Due to a “sense of rejection” Among those interviewed during the investigation, Hubbard said he pushed for an experiment aimed at recreating the so-called anomaly, addressing a Texas research facility used to simulate the impact. of a bird hitting aircraft parts.

Over the course of many months, it has been configured to the specifications of what happened to Columbia.

The test was conducted on live television on July 7, 2003 – and the results are beyond doubt.

“It triggered two emotions in me at the same time,” Hubbard recalls.

“One is ‘yes, we proved it’, and the other is ‘Oh my God, this is how these people die’.

“And that was… quite a while.”

Columbia’s Legacy

The full report by the Columbia Accident Investigations Board – which O’Keefe received 10 days before publication in August 2003 – made 29 recommendations to improve the safety of space shuttle flights. future, all approved by NASA.

They added that foam dropped from the shuttle’s external storage tank during launch, as has been accepted by NASA engineers as par, should not be allowed to happen again.

The agency has not lost any astronauts in spaceflight since then.

“It’s a tough report,” said O’Keefe. “There’s nothing gentle about it. But it’s very important, it’s something we need to hear.”

Read more from Sky News:
Mars shines in the night sky as it disappears behind the moon
Earth near miss with asteroid explained

NASA Administrator Sean C. O'Keefe accepts a copy of the Columbia Accident Investigation Board (CAIB) report from its president, Admiral Harold W. Gehman
Sean O’Keefe accepts a copy of the report from Admiral Harold Gehman

NASA commemorates the victims of Columbia, as well as their other fallen astronauts, each January, with flowers laid and tributes read during a memorial service at the Space Center Kennedy.

The Cape Canaveral site has been a hub of excitement since November, when the Artemis mission kicked off NASA’s effort to return humans to the moon for the first time in more than 50 years.

Space is also increasingly becoming the playground of private businesses, with companies like SpaceX and Blue Origin setting themselves big goals to go further than before. O’Keefe says it’s a worthy venture, but – despite all the astonishment many feel when witnessing a launch – is never a project people lose sight of. risk vision.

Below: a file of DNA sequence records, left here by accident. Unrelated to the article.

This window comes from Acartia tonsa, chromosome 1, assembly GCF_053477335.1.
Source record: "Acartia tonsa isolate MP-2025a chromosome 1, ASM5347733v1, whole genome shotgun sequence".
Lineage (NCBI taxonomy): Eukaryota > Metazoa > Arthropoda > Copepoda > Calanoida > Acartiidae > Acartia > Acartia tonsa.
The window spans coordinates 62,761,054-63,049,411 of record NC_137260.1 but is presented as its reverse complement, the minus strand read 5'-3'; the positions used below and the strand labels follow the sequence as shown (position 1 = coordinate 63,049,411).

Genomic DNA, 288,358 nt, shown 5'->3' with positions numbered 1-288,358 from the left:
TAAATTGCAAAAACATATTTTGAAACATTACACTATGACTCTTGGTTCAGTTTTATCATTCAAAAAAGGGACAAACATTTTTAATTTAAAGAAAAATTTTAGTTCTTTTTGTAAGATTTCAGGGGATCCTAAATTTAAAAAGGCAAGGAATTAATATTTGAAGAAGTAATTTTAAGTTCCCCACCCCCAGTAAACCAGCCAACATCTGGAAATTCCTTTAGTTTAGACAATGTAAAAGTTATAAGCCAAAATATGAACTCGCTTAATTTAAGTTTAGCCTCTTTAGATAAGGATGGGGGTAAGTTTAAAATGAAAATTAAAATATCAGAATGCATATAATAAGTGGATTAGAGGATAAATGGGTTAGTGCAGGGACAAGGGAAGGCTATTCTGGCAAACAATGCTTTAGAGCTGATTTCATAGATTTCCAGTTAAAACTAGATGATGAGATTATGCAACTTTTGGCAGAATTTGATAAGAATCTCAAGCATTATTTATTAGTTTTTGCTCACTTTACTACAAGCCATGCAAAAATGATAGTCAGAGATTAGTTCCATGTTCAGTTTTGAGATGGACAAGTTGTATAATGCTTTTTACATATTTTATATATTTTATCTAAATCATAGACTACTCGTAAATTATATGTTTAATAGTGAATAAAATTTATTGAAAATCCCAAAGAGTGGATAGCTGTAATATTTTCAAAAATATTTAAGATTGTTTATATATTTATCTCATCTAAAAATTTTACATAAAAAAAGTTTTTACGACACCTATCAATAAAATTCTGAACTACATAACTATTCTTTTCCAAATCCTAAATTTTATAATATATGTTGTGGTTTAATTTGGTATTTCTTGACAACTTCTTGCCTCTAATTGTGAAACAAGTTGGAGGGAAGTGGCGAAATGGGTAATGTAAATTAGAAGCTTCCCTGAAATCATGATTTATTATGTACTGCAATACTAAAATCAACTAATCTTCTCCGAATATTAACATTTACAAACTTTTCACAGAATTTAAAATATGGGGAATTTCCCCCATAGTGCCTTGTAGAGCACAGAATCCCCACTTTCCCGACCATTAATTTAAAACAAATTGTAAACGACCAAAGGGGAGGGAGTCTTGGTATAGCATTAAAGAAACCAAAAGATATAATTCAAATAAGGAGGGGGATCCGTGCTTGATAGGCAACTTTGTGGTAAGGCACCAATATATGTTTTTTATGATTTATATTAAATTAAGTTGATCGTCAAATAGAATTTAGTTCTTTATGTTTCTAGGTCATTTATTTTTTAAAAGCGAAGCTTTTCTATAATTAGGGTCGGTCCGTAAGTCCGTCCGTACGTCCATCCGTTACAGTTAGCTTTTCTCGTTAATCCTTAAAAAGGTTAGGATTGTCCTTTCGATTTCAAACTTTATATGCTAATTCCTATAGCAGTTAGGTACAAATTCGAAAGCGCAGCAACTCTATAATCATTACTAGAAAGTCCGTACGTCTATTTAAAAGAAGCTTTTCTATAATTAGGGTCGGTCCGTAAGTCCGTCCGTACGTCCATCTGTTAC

“The nature of it just scares me every time,” he admits. “Everybody who’s been talking about ‘routine’ space shuttle launches – no such thing. Every single one of them is an opportunity for disaster, and that’s what it is.

“But throughout human history, we’ve done things that are inherently dangerous because our curiosity overwhelms us.”

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Why are we still racing to space?

For Hubbard, who became chairman of SpaceX’s safety committee in 2012, which included Elon Musk among those who received his advice, the lessons learned from Columbia are becoming increasingly important.

He told Sky News: “Space is a difficult thing to do, launching people into space is very difficult and we have been fortunate that so far there have been relatively few disasters.” (NASA lost 15 astronauts in spaceflight: seven at Columbia and Challenger, and one, Michael Adams, during a suborbital flight in 1967.)

Hubbard says the Columbia experience has “deeply changed” his view of human exploration of space, but our shared ambition to go further, faster, is only one-way.

“Whatever rocket you send up there, you can’t say for sure that it’s going to work,” says O’Keefe. “But instead it’s: ‘Let’s not go?’ And the answer is, you can’t be resentful of that.”